The initial phase of the “democratic” revolution extends from the February revolution to the crisis in April, and its solution on May 6 by the formation of a coalition government with the participation of the Mensheviks and the Narodniks. Throughout this initial phase, the writer did not participate directly, arriving in Petrograd only on May 5, on the very eve of the formation of the coalition government. The first stage of the revolution and the revolutionary prospects were dealt with by me in articles written in America. In my opinion, on all fundamental points these articles are in complete harmony with the analysis of the revolution given by Lenin in his “Letters from Afar”.
From the very first day of my arrival in Petrograd my work was carried on in complete coordination with the Central Committee of the Bolsheviks. Lenin’s course toward the conquest of power by the proletariat I naturally supported in whole and in part. So far as the peasantry was concerned, there was not even a shade of disagreement between Lenin and myself. Lenin at that time was completing the first stage of his struggle against the right Bolsheviks and their slogan, “Democratic dictatorship of the proletariat and the peasantry.” Prior to my formal entry into the party, I participated in drafting a number of resolutions and documents issued in the name of the party. The sole consideration which delayed my formal entry into the party for three months was the desire to expedite the fusion of the best elements of the Mezhrayontsi organization, and of revolutionary internationalists in general, with the Bolsheviks. This policy was likewise carried out by me in complete agreement with Lenin.
The editors of this volume have drawn my attention to the fact that in one of the articles I wrote at that time in favor of unification, there is a reference to the organizational “clannishness” of the Bolsheviks. Some profound pundit like Comrade Sorin will, of course, lose no time in deducing this phrase directly and posthaste from the original differences on paragraph one of the party statutes. I see No necessity to engage in any discussion on this score, particularly in view of the fact that I have admitted both verbally and in action my real and major organizational errors. A somewhat less perverse reader will find, however, a much more simple and immediate explanation for the above-quoted phrase. It is to be accounted for by the concrete conditions at that time. Among the Mezhrayontsi workers there still survived a very strong distrust of the organizational policies of the Petrograd Committee. Arguments based on “clannishness”—bolstered as is always the case in such circumstances by references to all sorts of “injustice”—were current among the Mezhrayontsi. I refuted these arguments as follows: clannishness, as a heritage from the past, does exist, but if it is to diminish, the Mezhrayontsi must terminate their own separate existence.
My purely polemical “proposal” to the First Soviet Congress that it constitute a government of twelve Peshekhonovs has been interpreted by some people, by Sukhanov, I believe, to indicate either that I was personally inclined toward Peshekhonov, or that I was advancing a special political line, distinct from that of Lenin. This is, of course, sheer nonsense. When our party demanded that the soviets, led by the Mensheviks and the SRs, should assume power, it thereby “demanded” a ministry composed of Peshekhonovs. In the last analysis, there was no principled difference at all between Peshekhonov, Chernov, and Dan. They were all equally useful for facilitating the transfer of power from the bourgeoisie to the proletariat. It may be that Peshekhonov was better acquainted with statistics, and made a slightly better impression as a practical man than Tsereteli or Chernov. A dozen Peshekhonovs meant a government composed of a dozen stalwart representatives of petty-bourgeois democracy instead of a coalition. When the Petersburg masses, led by our party, raised the slogan: “Down with the ten capitalist ministers!” they thereby demanded that the posts of these ministers be filled by Mensheviks and Narodniks. “Messrs. bourgeois democrats, kick the Cadets out! Take power into your own hands! Put in the government twelve (or as many as you have) Peshekhonovs, and we promise you, so far as it is possible, to remove you ‘peacefully’ from your posts when the hour will strike which should be very soon!” There was no special political line here, it was the same line that Lenin formulated time and again.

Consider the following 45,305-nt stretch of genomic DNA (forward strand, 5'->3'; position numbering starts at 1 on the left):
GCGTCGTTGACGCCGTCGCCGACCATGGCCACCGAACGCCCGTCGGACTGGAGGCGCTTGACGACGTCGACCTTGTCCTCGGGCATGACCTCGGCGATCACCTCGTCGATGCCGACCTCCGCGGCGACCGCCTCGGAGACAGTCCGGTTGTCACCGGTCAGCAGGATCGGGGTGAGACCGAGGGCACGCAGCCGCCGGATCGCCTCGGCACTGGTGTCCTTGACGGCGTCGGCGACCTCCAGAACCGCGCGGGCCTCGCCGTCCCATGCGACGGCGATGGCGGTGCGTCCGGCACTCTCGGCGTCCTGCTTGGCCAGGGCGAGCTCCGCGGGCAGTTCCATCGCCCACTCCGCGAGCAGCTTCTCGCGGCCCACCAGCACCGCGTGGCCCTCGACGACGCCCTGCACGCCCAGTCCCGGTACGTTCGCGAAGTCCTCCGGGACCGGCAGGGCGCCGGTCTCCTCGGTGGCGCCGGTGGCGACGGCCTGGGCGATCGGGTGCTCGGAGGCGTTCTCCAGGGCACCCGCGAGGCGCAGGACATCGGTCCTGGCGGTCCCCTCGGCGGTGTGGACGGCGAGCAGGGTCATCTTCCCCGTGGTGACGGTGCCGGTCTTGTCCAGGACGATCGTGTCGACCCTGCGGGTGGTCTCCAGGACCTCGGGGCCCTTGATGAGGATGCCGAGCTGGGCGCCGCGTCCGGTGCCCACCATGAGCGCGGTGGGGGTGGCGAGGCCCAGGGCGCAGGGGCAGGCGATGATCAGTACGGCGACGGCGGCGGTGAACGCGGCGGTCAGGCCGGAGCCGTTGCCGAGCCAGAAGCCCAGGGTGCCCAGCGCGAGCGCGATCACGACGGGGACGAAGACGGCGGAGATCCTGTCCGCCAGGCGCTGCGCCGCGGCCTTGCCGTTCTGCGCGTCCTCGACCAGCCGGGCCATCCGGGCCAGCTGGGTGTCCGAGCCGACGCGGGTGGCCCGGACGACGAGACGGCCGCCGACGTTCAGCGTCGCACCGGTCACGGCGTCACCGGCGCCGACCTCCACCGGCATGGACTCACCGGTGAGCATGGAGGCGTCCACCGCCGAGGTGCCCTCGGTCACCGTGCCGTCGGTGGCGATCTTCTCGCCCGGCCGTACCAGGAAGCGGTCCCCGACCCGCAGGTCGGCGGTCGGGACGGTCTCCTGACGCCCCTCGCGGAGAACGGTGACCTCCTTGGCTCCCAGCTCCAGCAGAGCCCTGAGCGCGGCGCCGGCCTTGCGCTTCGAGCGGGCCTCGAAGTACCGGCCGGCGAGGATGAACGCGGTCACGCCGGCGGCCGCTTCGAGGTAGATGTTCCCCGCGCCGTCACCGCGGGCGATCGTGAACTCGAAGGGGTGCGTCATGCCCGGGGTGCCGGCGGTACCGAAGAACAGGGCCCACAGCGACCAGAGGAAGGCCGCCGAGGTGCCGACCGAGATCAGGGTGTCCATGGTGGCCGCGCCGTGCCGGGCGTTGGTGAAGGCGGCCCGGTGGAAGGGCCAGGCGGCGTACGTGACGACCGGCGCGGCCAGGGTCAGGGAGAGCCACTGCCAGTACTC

I consider it necessary to underscore emphatically the warning voiced by Comrade Lentsner, the editor of this volume. As he points out, the bulk of the speeches contained in this volume were reprinted not from stenographic notes, even defective ones, but from accounts made by reporters of the conciliationist press, half ignorant and half malicious. A cursory inspection of several documents of this sort caused me to reject offhand the original plan of correcting and supplementing them to a certain extent. Let them remain as they are. They, too, in their own fashion, are documents of the epoch, although emanating “from the other side.”
The present volume would not have appeared in print had it not been for the careful and competent work of Comrade Lentsner who is also responsible for compiling the notes -- and of his assistants, Comrades Heller, Kryzhanovsky, Rovensky, and I. Rumer.
I take the opportunity to express my comradely gratitude to them. I should like to take particular notice of the enormous work done in preparing this volume as well as my other books by my closest collaborator, M.S. Glazman. I conclude these lines with feelings of profoundest sorrow over the extremely tragic death of this splendid comrade, worker, and man.